I knew Texas wine was a thing. I just didn’t know how big it had become until a recent visit.
As surprising as it sounds the Lone Star State is actually the country’s fifth-largest producer of wine behind California, Washington, New York and Oregon. The problem has been and continues to be that most of the wine isn’t exported.
Some of the state’s best wine is found in and around Lubbock, the hometown of singer Buddy Holly and where college basketball coach Bobby Knight had his last hurrah at Texas Tech University. It’s hard to believe this area was legally dry from Prohibition until 2009.
The winemakers — many are former cotton farmers — use vitis vinifera grapes. Outside of chardonnay, many of the varietals are somewhat lesser known grapes from Spain or elsewhere in the Mediterranean. Think albariño and tempranillo. These grapes are suited for the High Plains terroir and climate, local oenophiles said.
The major wineries are Llano Estacado Winery (Llano is pronounced “yanno”) and Caprock Winery, the latter of which has some sort of shared winemaking and retail operation with English Newsom Cellars. It was kind of confusing as I couldn’t tell if it is called Caprock, English Newsom, the double-barreled Caprock-English Newsom or, more accurately, Caprock-English-Newsom, but I digress. Another option is McPherson Cellars, which is housed in an old Coca-Cola bottling plant in one of those archetypal post-industrial hipster neighborhoods. My favorite? Pheasant Ridge Winery with its French-inspired wines and the oldest pinot noir vines in all of Texas.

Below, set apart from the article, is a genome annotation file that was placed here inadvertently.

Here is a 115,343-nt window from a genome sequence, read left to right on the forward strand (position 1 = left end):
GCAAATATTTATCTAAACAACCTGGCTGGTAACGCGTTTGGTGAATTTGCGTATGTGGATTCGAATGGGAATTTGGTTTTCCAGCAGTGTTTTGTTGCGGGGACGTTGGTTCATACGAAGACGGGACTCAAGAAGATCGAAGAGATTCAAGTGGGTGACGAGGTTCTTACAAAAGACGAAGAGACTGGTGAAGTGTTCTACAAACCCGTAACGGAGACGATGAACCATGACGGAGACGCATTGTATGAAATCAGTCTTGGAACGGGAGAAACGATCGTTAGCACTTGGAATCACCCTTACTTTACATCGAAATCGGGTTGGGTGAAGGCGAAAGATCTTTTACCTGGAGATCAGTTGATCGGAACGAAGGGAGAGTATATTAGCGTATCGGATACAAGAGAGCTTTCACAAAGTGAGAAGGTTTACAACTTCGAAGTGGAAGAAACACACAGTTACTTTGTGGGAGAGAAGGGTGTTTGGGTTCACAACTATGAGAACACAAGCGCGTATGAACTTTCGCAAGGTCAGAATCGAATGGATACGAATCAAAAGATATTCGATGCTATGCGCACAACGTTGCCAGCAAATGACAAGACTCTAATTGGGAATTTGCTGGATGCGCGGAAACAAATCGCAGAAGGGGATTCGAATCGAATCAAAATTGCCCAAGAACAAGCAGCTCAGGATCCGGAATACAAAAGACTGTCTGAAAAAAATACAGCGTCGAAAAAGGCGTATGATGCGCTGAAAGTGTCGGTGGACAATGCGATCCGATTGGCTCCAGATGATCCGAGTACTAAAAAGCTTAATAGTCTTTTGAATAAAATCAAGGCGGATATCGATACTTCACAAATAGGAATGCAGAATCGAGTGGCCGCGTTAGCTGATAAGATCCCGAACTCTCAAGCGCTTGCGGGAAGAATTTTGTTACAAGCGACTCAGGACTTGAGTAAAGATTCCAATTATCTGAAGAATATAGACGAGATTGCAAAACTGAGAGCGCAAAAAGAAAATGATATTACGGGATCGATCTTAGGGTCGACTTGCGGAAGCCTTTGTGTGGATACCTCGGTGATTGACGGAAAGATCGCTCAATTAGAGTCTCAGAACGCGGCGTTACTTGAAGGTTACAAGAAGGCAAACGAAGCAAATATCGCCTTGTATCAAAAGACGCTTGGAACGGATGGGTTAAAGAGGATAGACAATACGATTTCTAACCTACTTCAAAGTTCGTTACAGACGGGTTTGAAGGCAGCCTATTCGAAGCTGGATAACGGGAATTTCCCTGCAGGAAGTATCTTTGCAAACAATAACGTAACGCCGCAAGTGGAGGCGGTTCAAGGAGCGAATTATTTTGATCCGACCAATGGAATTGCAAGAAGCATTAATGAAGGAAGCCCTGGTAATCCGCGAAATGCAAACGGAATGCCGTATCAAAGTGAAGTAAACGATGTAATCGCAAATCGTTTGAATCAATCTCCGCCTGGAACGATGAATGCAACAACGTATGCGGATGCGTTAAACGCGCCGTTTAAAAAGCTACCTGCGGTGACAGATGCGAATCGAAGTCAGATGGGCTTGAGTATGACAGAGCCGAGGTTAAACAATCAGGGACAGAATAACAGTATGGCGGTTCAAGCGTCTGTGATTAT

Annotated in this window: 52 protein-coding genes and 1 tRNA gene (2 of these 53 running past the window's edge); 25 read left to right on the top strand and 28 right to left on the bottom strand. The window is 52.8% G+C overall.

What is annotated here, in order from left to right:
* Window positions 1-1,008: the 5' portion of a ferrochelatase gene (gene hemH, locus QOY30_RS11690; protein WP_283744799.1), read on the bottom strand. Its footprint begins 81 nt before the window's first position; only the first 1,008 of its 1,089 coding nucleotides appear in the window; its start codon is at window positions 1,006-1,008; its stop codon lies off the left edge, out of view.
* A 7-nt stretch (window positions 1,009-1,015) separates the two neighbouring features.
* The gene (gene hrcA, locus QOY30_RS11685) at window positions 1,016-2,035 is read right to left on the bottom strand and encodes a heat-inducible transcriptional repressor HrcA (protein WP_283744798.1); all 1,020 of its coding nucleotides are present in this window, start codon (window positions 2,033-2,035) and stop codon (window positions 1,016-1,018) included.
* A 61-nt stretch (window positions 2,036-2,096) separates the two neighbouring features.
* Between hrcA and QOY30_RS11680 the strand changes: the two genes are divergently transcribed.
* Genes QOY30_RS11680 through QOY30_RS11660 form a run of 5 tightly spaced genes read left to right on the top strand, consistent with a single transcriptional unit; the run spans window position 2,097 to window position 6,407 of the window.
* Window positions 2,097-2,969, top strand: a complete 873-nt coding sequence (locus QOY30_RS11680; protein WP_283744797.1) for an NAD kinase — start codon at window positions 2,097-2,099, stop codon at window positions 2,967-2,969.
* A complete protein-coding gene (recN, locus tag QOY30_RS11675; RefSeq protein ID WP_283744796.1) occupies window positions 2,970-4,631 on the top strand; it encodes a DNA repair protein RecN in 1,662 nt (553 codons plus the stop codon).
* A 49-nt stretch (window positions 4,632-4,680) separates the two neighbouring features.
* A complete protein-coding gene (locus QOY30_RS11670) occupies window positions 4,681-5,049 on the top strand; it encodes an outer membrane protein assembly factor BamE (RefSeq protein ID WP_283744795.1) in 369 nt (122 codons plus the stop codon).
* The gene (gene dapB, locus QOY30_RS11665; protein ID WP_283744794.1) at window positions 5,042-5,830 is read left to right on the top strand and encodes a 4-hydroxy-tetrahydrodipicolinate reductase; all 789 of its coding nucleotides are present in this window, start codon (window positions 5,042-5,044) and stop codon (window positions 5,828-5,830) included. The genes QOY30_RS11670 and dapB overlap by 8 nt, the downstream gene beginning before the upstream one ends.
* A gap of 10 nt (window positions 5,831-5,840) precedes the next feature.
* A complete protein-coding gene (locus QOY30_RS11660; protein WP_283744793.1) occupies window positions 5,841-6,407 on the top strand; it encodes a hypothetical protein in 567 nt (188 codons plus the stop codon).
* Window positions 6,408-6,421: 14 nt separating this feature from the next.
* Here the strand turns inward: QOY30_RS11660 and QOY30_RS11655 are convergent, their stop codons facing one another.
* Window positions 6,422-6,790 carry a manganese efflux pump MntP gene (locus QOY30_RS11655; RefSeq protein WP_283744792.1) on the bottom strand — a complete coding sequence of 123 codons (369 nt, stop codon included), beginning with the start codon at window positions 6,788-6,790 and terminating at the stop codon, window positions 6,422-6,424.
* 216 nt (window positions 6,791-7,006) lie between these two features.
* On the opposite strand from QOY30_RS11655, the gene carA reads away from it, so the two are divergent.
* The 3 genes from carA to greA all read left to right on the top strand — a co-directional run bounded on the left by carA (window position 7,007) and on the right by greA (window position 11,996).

The winery, located about 20 minutes by car from downtown, is surrounded by cotton farms for as far as the eye can see and partly reached through what seemed like a path for farm tractors, not cars. I’m told there is a better way to get there, but the navigation and mapping applications on popular cell phones take drivers the worst possible way.
Pheasant Ridge’s tasting room is unpretentious. You could even call it a glorified pole barn. But, as they say, don’t judge a book by its cover. The quality of wine is superb. So much so that a bottle of the 1987 vintage cabernet sauvignon sells for $250. Another notable is the 2015 blanc de noirs ($29), which is made using the same traditional method as real champagne.
After visiting I can see why Lubbock is an underrated destination. The wineries of the High Plains are surely the best-kept secret in Texas.
If you go
Tastings cost between $10 and $12 per person at most wineries. If you don’t have a designated driver consider booking West Texas Wine Tours.
American, Southwest and United all service Lubbock’s airport.